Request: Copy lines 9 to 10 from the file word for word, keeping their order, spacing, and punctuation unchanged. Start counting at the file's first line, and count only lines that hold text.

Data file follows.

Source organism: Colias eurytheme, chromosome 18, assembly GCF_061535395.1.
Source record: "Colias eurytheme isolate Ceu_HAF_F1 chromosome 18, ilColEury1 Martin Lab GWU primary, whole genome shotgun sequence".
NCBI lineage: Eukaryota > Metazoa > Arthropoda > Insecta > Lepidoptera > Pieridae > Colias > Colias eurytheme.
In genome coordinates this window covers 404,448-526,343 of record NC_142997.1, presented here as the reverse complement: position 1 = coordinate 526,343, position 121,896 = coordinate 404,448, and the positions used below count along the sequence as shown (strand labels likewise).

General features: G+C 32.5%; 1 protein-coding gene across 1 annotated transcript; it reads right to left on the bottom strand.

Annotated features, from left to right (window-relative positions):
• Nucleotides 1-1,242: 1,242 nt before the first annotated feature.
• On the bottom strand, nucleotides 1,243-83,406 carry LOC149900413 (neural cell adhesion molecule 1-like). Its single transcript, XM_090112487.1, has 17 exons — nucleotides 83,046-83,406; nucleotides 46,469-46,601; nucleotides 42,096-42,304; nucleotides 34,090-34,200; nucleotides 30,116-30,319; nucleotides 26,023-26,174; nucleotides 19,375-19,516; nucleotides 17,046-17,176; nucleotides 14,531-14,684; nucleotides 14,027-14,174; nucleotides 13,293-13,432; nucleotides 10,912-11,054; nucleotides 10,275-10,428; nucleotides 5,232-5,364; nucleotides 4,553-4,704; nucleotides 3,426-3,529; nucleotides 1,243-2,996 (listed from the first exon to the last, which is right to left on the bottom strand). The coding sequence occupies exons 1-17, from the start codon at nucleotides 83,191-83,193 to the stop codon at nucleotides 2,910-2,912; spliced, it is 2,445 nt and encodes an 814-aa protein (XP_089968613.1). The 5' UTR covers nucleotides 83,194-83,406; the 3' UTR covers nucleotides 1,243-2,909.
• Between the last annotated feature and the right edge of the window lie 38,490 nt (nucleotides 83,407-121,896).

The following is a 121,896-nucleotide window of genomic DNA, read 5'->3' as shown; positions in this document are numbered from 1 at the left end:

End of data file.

• Between the last annotated feature and the right edge of the window lie 38,490 nt (nucleotides 83,407-121,896).

The following is a 121,896-nucleotide window of genomic DNA, read 5'->3' as shown; positions in this document are numbered from 1 at the left end: